Weekly Update: Is India working on a comprehensive “Renewable Energy Act 2015″?

Statements by Mr. Upendra Tripathy, Secretary, Ministry of New and Renewable Energy (MNRE), suggest that the government is thinking about a “Renewable Energy Act 2015” to create a comprehensive framework for investment in the sector (refer). Such an act would be a part of the build-up towards the Renewable Energy Global Investors Meet and Expo (RE-INVEST) hosted by the MNRE in February 2015 in Delhi (refer). Preparations for RE-INVEST have already begun. Road shows in London and Hyderabad have informed the investors about the sector and the event; the next roadshow is planned for Singapore on the 27th of October’14. A “Renewable Energy Act 2015” could focus on reducing the risks and transaction costs in the Indian renewables market, creating a framework that makes India an attractive option for professional and for global investors.

  •  To keep pace with the ambitious NSM, it’s about time for a comprehensive new arrangement that gives clarity on grid rules to consumers, investors, utilities and grid operators
  • The MNRE has in the past stated that reducing the cost of capital for renewables would be one of its key tasks
  • BRIDGE TO INDIA assumes that, Renewable Energy Act 2015 – if really in the works – is still in the conceptualization phase

 Currently, all generation, transmission and distribution of renewable electricity falls under the broad ambit of Electricity Act 2003. The Electricity Act has been drafted with centralised non-intermittent power in mind. Since 2003, the global and Indian electricity landscape has changed fundamentally. Wind and solar power have risen from the fringes to the mainstream. Since the government has very ambitious plans for their future growth, there is a dire need for a comprehensive new arrangement that gives clarity on grid rules to consumers, investors, utilities and grid operators.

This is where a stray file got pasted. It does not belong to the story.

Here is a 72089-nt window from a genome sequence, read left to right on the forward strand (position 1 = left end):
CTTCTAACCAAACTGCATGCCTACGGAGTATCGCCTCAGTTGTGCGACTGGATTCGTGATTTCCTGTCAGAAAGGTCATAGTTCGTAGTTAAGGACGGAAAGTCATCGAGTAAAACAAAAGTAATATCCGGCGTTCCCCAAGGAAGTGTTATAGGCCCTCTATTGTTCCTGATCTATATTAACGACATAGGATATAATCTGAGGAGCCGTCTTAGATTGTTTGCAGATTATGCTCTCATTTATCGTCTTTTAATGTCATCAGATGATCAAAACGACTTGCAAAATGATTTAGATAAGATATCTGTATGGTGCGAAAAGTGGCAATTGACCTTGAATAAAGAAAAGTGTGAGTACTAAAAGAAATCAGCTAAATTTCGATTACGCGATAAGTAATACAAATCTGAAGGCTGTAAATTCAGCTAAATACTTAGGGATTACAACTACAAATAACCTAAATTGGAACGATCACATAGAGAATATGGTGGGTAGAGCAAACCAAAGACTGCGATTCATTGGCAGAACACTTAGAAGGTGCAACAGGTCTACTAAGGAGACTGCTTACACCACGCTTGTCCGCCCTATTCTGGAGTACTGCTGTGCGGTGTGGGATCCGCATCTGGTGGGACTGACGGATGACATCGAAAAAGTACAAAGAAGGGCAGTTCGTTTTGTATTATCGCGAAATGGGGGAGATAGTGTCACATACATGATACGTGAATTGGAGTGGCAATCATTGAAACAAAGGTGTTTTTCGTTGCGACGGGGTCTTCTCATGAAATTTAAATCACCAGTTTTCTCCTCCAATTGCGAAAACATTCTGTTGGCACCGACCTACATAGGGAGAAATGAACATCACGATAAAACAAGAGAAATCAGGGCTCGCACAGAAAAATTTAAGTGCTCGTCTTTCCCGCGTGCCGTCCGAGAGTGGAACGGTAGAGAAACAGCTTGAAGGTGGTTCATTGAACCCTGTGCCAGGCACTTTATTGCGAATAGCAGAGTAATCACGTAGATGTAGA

For example, if a company wants to sell power to a customer by setting up a rooftop solar project at the customer’s premise (this model is fairly common in the US), it is often unclear, whether the locally consumed power should be subject to charges, such as wheeling charges, losses and interconnection charges (perhaps not), or electricity duty and cross subsidy surcharges (a political call). Or should there be – as long as the generator/consumer remains grid-connected – a grid maintenance or stability charge, or even a bonus if distributed generation can help stabilize the grid?

 Renewable energy plants are typically more capital intensive than fossil fuel plants and the cost of finance is a key determinant of the levelized cost of energy. The MNRE has in the past stated that it regards reducing the cost of capital for renewables as one of its key tasks. In this endeavor, the government is currently negotiating a soft loan for a billion euros from KfW (a German government-owned development bank) exclusively for the rooftop solar market. The World Bank has already committed to long term funding for very large scale solar projects through the Solar Energy Corporation of India (SECI). Some of these interests could also be guarded through a new legislation.

 We contacted the MNRE and the Ministry of Power on the specifics of this plan, but could not get any confirmation, clarification or details. We assume that a Renewable Energy Act 2015 – if really in the works – is still in the conceptualisation phase. We hope that the government would seek broad inputs from stakeholders in the process.